Lithium ion batteries made at the Gigafactory will go into Tesla’s vehicles, including the Model S and forthcoming Model 3, as well as Powerwall home batteries (on left). Tesla Motors

Historically we have seen this in many industries. Examples include Ford and the Model T 100 years ago, Texas Instruments and others making hand-held calculators in the 1970s, as well as personal computers since the 1980s.

Maybe the best example would be home video recorders. When home recorders were first introduced in the 1970s, Sony sold them for US$1,300, which would be about $4,600 in today’s dollars. As the demand for home recording increased, and an industry standard emerged to consolidate demand on one format, scale accumulated and both design and cost innovations resulted in vastly improved functionality at prices well below $100 by the early 2000s.

This was all made moot by the introduction of the DVD, which made the VCR obsolete. DVD players later took the same cost reduction trajectory. While there is no guarantee the results will be the same with battery design and cost, increased scale is the key to exercising that potential.

Will consumers buy it?

Another catalyst in this situation will be the increasing availability of “time of use“ rates for grid-sourced electricity. For years, utilities have instituted rate plans that charge more for usage during peak hours (typically midday) versus steeply discounted nonpeak (nighttime) rates. This allows consumers the option to shift demand to nonpeak hours or simply reduce peak consumption to lower their electricity bills.

Tesla’s Powerpack is aimed at commercial customers, who pay typically pay higher power costs during peak hours and could be willing to pay for some backup energy. Tesla Motors

With time-of-use plans, Powerwall batteries can be used as a means to store grid power drawn during off-peak periods and use it to supplement peak-time consumption. For example, a Powerwall system capable of storing 10 kilowatt-hours (kWh) of electricity costs about US$3,500.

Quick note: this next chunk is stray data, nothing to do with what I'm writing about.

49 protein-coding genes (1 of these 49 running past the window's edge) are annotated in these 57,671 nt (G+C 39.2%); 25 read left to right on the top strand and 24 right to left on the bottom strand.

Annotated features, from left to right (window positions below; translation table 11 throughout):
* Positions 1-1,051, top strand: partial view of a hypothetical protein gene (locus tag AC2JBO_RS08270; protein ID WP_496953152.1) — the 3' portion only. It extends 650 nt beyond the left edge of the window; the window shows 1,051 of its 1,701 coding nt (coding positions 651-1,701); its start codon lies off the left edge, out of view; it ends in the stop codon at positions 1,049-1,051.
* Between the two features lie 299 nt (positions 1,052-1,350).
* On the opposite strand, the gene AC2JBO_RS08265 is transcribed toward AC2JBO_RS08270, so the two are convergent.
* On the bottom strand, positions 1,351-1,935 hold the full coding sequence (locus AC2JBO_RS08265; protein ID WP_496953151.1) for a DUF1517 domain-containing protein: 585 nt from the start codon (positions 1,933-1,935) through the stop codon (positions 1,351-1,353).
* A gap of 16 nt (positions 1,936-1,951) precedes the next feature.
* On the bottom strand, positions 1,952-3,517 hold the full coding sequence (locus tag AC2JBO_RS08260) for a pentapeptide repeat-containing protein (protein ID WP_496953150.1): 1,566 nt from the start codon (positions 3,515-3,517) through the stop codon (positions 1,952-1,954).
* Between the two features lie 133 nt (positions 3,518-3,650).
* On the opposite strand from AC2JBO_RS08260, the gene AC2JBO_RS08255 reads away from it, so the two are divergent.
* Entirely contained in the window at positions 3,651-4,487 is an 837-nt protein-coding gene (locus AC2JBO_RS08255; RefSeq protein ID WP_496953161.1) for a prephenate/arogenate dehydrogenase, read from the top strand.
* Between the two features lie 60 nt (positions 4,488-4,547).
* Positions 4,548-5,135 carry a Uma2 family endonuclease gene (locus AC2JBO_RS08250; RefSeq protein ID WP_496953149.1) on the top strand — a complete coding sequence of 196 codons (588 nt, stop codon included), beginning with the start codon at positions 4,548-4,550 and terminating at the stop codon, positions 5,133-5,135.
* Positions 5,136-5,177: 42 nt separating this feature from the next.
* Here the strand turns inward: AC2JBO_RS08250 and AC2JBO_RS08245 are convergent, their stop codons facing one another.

By my calculations, using $0.25 per kWh off-peak rates to charge a battery and then using it to supplement $0.34 kWh peak rates would save 3,650 kWh of peak demand rates. That translates into saving $324 per year or a 9 percent return on investment on the system. Powerwall batteries can also be used as back-up in case of disruptions to the power grid.

But pairing a Powerwall with a solar panel installation could be where the biggest advantages can be found. The typical U.S. household uses about 1,000 kWh per month. A homeowner can have a five kilowatt solar system installed for about $10,000 (after tax credits) and depending on the climate, generate most of their monthly grid needs.

With many climates in the U.S. getting between four to seven hours of sun per day, a five kilowatt solar system could generate as much as 1,000 kWh per month. By adding a 10 kWh Powerwall, the user can store excess solar generated power or nonpeak grid-sourced power and use it when most advantageous.

Starting the peak period every day with a fully topped-off Powerwall could save, by my estimate, as much as 3,650 kWh of peak usage per year. Added to the solar energy generated and used immediately, many users could avoid peak demand use from the grid altogether – at least on sunny days. This, depending on local rates and climate, could easily generate a return of 20 percent or higher.